Kira Offline


Registered: 08/19/10
Posts: 5257
Loc: Champlain/Hudson Valley
To L_Sludger's example involving: "... interstate ring highway around Cincinnati called 275 that passes through 3 states. Northern Kentucky for maybe 20 miles, Indiana for something like 4 miles, then Ohio for 45 miles..."

You'd go to Merry-Go-Round Court. It's dizzying.

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#4468607 - 07/24/17 06:02 AM Re: Saw a NYS trooper pull over a car in PA [Re: dnastrau]
DoubleWasp Offline


Registered: 05/21/12
Posts: 5236
Loc: Fort Lauderdale, FL
Law Enforcement can pretty much do anything, and then you have to go to court to prove them wrong.

However, many agencies' dispatch will tell the officer to straight up to mind their own business and keep moving.
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#4468641 - 07/24/17 06:59 AM Re: Saw a NYS trooper pull over a car in PA [Re: dnastrau]
dnewton3 Offline



Registered: 05/14/07
Posts: 7392
Loc: Indianapolis, IN
All States that I'm aware of have compacts (or other legal agreements) that allow for bordering states to pursue from across the border. Same goes for cities.

This comes down to the jurisdictional agreements, departmental SOP, and the type of violation.

Most traffic offenses are "civil" in nature (not criminal) and therefore the evidence needs only be a "preponderence" and not "beyond reasonable doubt". This happens all the time; lots of examples that have enforcement that goes over a bridge, across a line, etc. The "event" needs only be documented and filed in the jurisdiction that it occurred. Where the "stop" takes place for an infraction isn't going to come into play. The NY cop can pull someone over in PA to issue a NY citation for an event that occurred in NY, and no court is going to blink an eye. That is true of all states, and counties, and cities and towns ...

Where it does get more involved is if a crime is later detected at the stop itself. Say the officer from NY gets you pulled over for speeding in PA, and discovers that you're suspended, or drunk, or in possession of stolen "xyz", or wanted on a warrant, or whatever ... He has two choices:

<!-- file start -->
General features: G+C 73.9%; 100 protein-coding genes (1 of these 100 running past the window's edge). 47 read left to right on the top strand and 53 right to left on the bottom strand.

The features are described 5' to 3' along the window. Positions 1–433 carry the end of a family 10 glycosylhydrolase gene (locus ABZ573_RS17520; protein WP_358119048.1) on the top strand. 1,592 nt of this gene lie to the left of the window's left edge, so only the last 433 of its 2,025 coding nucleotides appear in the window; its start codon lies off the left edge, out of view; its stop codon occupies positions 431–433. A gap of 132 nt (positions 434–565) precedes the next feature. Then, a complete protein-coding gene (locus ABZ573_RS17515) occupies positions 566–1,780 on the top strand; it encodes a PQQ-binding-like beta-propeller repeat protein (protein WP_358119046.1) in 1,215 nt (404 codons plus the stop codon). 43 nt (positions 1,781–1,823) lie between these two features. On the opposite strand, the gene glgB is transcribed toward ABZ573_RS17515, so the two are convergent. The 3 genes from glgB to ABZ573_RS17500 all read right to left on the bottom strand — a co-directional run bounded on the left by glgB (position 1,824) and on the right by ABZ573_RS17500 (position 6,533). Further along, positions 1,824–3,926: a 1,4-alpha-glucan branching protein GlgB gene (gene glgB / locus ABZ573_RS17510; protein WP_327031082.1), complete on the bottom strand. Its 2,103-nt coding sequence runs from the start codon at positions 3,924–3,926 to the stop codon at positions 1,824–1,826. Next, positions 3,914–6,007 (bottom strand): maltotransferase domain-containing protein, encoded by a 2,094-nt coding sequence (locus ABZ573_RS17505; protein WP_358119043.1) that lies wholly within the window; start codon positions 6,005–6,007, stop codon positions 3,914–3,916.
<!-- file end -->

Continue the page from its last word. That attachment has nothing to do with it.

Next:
1) call for PA response, have them incarcerate you with a hold for extradition, and file to get you back into NY (because he witnessed you in NY, therefore the crime did occur there)
2) call for PA response, have them arrest you in PA jurisdiction, and use his PC for the stop as the basis for contact (his contact is the basis for their arrest; it's been legally done before many times and ruled not a violation of Rights)

Where is gets more interesting is if crimes occur during the pursuit itself. Say someone robs a bank in NY along the border, but flees to PA. Along the way, he's being pursued in flight by NY. And he commits not only the crime of origin, but crimes of wreckless driving, felony fleeing, property destruction, etc. He'll end up being arrested in both NY and PA, but he'll go to incarceration where he's caught (in this case, PA). But because he did crimes in both states (because it was a real "pursuit" with multi-agencies and becomes one of those TV-worthy events), then he'll have the joy of being prosecuted in both places for the crimes which occurred in each.

This is not a new topic by any means; it's been covered in LEO for decades. There are a bazillion municipalities that straddle a border between counties and even states. Places like Louisville KY are 100% in KY, but the populous moves back-and-forth across into IN for work and home all the time. Places like the "Region" in Indiana deal with this all the time; Hammond, Munster, Calumet City, Lansing, etc all utilize the ability of LEOs to go across a state line. There are places where you cannot even tell whatsoever where the line is, unless you're from the area.

This is a must-have in terms of useful enforcement. It if were not so, a "criminal" could just hop over a border and get away Scot-Free. I cannot think of a State that does not have some type of mutual-aid and pursuit agreement.

The difference is the type of event. Civil infractions are not going to involve the second entity; it's only a place to pull over and deliver the citation. Crimes, OTOH, will incur jurisdictional cooperation.


Edited by dnewton3 (07/24/17 07:03 AM)